Fermi National Laboratory

Volume 25  |  Friday, February 15, 2002  |  Number 3
In This Issue  |  FermiNews Main Page

Talk of the Lab

by Mike Perricone

Father of the Idea

Father Thomas Wickliff Ockham, Jesuit priest and particle physicist, is the author of “The Mechanics of Grace” and “Superstrings and Salvation.” His favorite comfort clothes are jeans and a Fermilab sweatshirt.

Tim Toohig Father Tom Ockham could be mistaken for the late Father Tim Toohig (1928-2001), a Jesuit priest, particle physicist, and cornerstone of Fermilab from its founding days (FERMINEWS, vol. 24, no. 17, October 19, 2001). But the resemblance, as the standard disclaimer puts it, is unintentional and coincidental.

“It’s just serendipity, as far as I can tell,” says James Morrow, author of the novel “Towing Jehovah,” in which Father Tom Ockham plays a major role. “He [Toohig] was obviously a remarkable man: more than remarkable—transcendent—so I’m delighted if I paid him some sort of oblique homage. If I had anybody consciously in mind for my Thomas Ockham character, it was probably the Benedictine priest Rev. Stanley Jaki of Seton Hall University (who is both a theologian and a physicist). Plus dashes of Thomas Merton and Teilhard de Chardin. But Tim Toohig actually sounds much closer to my vision of Father Ockham than any of those other three. I did tour Fermilab a year or so before I started writing ‘Towing Jehovah,’ during a World Science Fiction Convention in Chicago in the 1980s, so possibly I picked up whisperings and intimations of Father Tim Toohig.”

Towing Jehovah, by James Morrow Ockham, named for the 14th-century English philosopher William of Ockham, of “Ockham’s razor” fame, represents the Vatican in the most awesome salvage job in history. In “Towing Jehovah,” God has died, and his two-mile-long corpse has descended to rest in the Atlantic Ocean. Ockham directs the funeral procession: using an oil supertanker to tow the corpse to a sepulcher carved into an iceberg in the Arctic.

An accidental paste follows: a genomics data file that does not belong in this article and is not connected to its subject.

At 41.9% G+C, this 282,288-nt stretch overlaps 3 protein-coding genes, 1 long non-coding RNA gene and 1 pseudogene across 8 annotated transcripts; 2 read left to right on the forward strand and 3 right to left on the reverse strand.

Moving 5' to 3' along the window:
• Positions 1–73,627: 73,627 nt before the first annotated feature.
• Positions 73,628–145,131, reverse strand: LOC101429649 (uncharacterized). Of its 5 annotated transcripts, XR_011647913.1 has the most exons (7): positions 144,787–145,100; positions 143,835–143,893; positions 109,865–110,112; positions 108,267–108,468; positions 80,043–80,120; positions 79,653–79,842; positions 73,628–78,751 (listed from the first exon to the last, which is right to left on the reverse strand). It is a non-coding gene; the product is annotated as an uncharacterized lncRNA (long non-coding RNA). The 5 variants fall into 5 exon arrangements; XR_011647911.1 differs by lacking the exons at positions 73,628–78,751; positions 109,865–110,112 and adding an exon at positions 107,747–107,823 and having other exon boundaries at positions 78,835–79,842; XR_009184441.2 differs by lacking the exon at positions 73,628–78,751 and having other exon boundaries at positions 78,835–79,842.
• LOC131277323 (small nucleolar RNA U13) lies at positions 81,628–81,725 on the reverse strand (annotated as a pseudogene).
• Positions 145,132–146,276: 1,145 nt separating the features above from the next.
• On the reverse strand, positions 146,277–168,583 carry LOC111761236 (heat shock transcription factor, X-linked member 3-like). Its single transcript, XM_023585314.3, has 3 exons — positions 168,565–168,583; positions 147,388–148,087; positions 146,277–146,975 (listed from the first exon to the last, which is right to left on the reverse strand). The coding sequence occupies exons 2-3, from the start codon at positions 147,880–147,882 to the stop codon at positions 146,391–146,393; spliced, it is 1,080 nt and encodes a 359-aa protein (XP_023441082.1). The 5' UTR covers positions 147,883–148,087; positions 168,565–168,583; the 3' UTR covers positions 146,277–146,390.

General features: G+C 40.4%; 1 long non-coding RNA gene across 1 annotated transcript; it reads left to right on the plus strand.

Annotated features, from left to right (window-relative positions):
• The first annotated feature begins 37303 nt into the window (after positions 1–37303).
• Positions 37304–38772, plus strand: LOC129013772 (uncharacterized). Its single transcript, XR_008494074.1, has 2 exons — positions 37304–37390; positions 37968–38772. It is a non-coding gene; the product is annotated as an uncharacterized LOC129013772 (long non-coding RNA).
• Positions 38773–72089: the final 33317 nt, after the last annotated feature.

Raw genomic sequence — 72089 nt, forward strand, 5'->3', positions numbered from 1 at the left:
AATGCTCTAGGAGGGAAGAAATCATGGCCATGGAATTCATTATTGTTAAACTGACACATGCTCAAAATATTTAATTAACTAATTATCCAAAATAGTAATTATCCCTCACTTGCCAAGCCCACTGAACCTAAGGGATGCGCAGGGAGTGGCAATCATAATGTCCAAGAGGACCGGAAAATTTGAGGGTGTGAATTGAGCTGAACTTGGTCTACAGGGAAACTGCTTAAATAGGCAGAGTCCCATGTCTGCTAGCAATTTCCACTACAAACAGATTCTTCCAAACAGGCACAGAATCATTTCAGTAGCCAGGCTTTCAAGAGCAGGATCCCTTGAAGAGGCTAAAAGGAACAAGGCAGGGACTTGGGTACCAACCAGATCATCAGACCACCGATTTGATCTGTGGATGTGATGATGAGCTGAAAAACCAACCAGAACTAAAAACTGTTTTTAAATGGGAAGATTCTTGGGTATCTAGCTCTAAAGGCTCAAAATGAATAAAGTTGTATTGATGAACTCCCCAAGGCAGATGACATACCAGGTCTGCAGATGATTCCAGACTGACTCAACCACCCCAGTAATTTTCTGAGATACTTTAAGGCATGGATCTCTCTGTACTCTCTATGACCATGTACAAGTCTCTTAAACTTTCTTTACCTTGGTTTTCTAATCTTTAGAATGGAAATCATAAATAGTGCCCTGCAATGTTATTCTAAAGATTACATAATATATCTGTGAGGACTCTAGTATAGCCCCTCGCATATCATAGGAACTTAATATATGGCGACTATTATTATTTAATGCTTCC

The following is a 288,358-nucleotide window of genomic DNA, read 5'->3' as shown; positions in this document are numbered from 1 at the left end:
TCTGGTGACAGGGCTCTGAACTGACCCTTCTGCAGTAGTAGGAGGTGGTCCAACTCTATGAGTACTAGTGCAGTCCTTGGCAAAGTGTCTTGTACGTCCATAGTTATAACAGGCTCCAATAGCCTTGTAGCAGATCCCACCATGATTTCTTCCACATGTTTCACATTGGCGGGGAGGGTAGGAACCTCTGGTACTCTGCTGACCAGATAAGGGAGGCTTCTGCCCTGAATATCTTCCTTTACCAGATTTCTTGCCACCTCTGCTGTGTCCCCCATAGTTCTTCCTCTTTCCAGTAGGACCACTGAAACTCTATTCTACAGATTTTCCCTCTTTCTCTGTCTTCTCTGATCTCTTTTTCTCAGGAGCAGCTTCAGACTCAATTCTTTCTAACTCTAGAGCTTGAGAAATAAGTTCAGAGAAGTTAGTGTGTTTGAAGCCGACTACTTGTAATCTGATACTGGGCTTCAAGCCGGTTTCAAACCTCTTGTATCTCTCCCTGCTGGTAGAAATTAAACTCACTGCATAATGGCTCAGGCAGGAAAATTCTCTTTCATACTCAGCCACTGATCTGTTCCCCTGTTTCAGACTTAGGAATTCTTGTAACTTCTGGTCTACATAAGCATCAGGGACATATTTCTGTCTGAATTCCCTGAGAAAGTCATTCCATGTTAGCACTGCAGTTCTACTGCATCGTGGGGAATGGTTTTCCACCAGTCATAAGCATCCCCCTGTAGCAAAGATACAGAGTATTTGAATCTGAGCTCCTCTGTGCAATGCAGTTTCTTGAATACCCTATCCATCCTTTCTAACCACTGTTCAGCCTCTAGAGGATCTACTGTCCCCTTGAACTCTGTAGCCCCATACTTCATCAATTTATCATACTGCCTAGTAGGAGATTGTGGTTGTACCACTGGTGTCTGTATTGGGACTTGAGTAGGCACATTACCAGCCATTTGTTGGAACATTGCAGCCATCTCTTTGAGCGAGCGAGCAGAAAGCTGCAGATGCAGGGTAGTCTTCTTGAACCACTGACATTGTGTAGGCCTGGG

Morrow, winner of the World Fantasy Award, is at work on another novel with an even closer focus on physics.

“It’s called ‘The Last Witchfinder,’ he says, “and it’s about the meeting that almost took place in 1725 between Benjamin Franklin and Isaac Newton. In my novel, they really do meet. The narrator is Newton’s ‘Principia’—yes, this is a book written by a book—which enables me to talk about Heisenberg and Einstein and other post-Enlightenment scientists.”

And as for those scientists’ work attire...

“Do you really have Fermilab sweatshirts?” Morrow asks. “I was just making that up.”

Beyond Newton?

Benjamin Franklin was, indeed, tantalized by the prospect of meeting Sir Isaac Newton during his first sojourn in London from 1724 to 1726.

Franklin, barely into his 20s, wrote and printed an essay called “A Dissertation on Liberty and Necessity, Pleasure and Pain.” As biographer H.W. Brands relates in “The First American: The Life and Times of Benjamin Franklin,” the essay brought Franklin to the attention of London surgeon William Lyons and his intellectual circle, including “…Henry Pemberton, a friend of Isaac Newton. Pemberton delighted Franklin by promising to introduce him to the great scientist; he disappointed Franklin by failing to fulfill his promise.”

The First American: The Life and Times of Benjamin Franklin, by H.W. Brands In his later years, Franklin thought and wrote of the physical sciences in ways that resonate in the 21st century. Brands examines Franklin’s theories:

“ ‘Universal space, as far as we know of it, seems to be filled with a subtle fluid, whose motion, or vibration, is called light,’ Franklin wrote in a letter to the American Philosophical Society. The vibrations of light—sunlight, for example—heated objects on which the light fell by causing the particles of those objects to vibrate in turn. Franklin used the word ‘fire’ to denote a combination of electromagnetic, kinetic and chemical energy—a combination about which he was rather vague (and, in fact, confused). He was not sure whether this ‘fire’ was something material or immaterial (although in this he unknowingly anticipated the Einsteinian equivalence of mass and energy). But he hit on a fundamental law of conservation of mass-energy: ‘Thus, if fire be an original element, or kind of matter, its quantity is fixed and permanent in the world. We cannot destroy any part of it, or make addition to it; we can only separate it from that which confines it…’ ”

He was called “Dr. Franklin” in his time, and he might have been called the same by Newton.


last modified 2/15/2002   email Fermilab